The latest YouGov poll has revealed that 55% of 18-24 year olds have found the lockdown to be difficult, reflecting what has been an extremely difficult year for our generation. This is not to say that the population as a whole has not suffered. But young people have faced difficulties on two fronts. The first being almost a years absence from school; which leads to increased loneliness, boredom and inevitably depression (the number of young people reporting depression has doubled since the start of the pandemic). The second being the demonisation of our generation for supposedly having caused the second wave we saw this winter. This is simply for trying to make the best out of a situation that suffocates us of the freedoms that every generation before us has enjoyed.
A government study in 2016 looking into the impact of absence from school demonstrates just how important it is for children to maintain good attendance. The study reveals that even one missed day significantly reduces a secondary school student’s chances of achieving top grades in their GCSE’s. Now imagine the long-term impact of 168 million children missing out two thirds of an academic year’s worth of proper education worldwide. Unsurprisingly, it is the children from poorer nations that have suffered the most; with Panama, Bangladesh and Bolivia having missed the highest number of days on average per child. This is due to a variety of factors, primarily that poorer families do not have the same access to remote learning. Rather than this lockdown being the much proclaimed ‘great leveller’, it has only served to increase the gap between the global rich and the poor. Even in our own country, the impact of keeping children out of school will be horrific. A Times article yesterday estimates that there will be over 200,000 students moving from primary to secondary school this autumn unable to read.
The destructive impact of lockdown on young people is not limited to school children. Undergraduate students across the UK have also suffered. While the already extortionate tuition fees somehow remain the same, all teaching has been moved online. The majority of this content is recorded, which removes the student’s ability to engage in discussion and be exposed to new ideas. It often feels as though we are paying £9250 per year for access to some YouTube videos.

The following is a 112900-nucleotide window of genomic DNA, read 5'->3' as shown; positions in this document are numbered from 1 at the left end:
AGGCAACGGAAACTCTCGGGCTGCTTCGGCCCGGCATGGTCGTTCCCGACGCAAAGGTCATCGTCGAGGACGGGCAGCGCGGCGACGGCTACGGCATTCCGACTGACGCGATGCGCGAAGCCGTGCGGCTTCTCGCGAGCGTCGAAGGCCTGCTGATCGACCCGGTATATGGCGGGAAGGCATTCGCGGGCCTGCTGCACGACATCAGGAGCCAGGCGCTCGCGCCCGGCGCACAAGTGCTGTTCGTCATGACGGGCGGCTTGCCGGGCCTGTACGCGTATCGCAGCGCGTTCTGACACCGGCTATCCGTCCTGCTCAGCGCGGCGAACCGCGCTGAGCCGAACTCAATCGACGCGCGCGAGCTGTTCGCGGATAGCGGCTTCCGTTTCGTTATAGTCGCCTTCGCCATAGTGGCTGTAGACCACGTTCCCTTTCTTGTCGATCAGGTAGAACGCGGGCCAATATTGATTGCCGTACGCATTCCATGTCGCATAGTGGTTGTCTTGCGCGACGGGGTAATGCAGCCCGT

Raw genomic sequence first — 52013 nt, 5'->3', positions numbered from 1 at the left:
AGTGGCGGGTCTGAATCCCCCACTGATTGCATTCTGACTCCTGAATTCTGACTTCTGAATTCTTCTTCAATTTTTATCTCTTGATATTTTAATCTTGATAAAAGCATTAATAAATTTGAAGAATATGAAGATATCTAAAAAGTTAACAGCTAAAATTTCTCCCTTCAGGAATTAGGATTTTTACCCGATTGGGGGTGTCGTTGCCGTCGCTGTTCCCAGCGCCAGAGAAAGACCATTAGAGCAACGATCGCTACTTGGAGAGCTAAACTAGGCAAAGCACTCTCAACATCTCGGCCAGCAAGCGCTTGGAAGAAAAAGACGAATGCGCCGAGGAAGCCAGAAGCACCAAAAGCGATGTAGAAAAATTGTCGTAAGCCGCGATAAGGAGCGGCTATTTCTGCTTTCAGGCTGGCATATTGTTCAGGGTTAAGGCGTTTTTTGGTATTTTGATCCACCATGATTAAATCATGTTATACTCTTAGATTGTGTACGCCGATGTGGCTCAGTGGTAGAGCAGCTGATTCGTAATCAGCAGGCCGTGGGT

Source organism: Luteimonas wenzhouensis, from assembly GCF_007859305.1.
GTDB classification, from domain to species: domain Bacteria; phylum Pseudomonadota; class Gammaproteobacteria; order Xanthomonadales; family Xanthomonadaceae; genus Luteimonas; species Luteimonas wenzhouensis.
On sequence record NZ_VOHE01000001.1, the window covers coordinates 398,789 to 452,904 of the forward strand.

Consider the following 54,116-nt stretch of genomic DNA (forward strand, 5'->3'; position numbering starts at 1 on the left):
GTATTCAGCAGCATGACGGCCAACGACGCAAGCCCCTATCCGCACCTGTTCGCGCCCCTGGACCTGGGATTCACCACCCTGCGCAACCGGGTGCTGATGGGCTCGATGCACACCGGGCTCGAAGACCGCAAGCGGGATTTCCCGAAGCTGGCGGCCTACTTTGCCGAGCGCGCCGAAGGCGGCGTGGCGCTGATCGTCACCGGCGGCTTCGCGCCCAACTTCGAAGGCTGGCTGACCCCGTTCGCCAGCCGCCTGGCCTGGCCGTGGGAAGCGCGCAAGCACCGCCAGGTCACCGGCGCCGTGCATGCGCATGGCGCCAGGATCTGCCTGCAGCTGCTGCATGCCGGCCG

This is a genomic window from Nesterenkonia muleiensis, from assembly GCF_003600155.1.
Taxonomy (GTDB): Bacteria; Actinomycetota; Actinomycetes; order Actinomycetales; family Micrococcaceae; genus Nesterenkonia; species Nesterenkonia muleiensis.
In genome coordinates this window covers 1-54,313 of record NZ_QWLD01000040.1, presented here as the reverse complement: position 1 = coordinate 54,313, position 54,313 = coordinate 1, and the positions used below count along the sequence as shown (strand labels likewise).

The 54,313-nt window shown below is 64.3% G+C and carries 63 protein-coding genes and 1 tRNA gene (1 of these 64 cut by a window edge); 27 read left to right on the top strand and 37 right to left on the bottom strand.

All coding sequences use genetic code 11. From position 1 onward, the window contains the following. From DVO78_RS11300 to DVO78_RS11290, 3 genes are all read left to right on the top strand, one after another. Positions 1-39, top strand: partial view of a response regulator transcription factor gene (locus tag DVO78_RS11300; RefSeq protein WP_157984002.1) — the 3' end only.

This government’s cavalier attitude toward undergraduates in the past year has already set many on the path towards lower academic achievement, worse social skills, and increased rates of loneliness and depression. Even aside from the academic impact, university students’ pastoral needs have been cruelly swept aside by the enforced social distancing measures on campus. As a university student myself, I have witnessed first-hand the impact that blanket restrictive rules have had. It is difficult enough starting off at university. Having fines threatened and imposed on you for gathering with a few mates outside a randomly allocated corridor ‘bubble’ makes the situation even worse. One horrifying example comes from a friend studying at Newcastle University. She was sitting at her desk in her second-year housing, when three sizeable policemen barged in unannounced, declaring that she must pay a fine of £200. The reason? Her flatmate had one friend around for tea downstairs. The notion of proportional response from police is so far gone now that stories like this don’t even raise an eyebrow. The irony here is so blatant; the police were the ones making a loosely defined ‘unnecessary journey’ during a pandemic, not the lonely friend who had been invited around for a cup of tea.
Ultimately, all of these changes that young people have had to adapt to have been in the name of sacrifice. With such a low hospitalisation rate among the youth, this sacrifice has been for the health of the older generations. Perhaps this ordeal would go smoother if it felt that our generation’s losses were being acknowledged. But with the government’s roadmap out of lockdown lacking even a semblance of reason, and with talks of vaccine passports gaining traction, it seems young people will once again be forced to pull the short straw.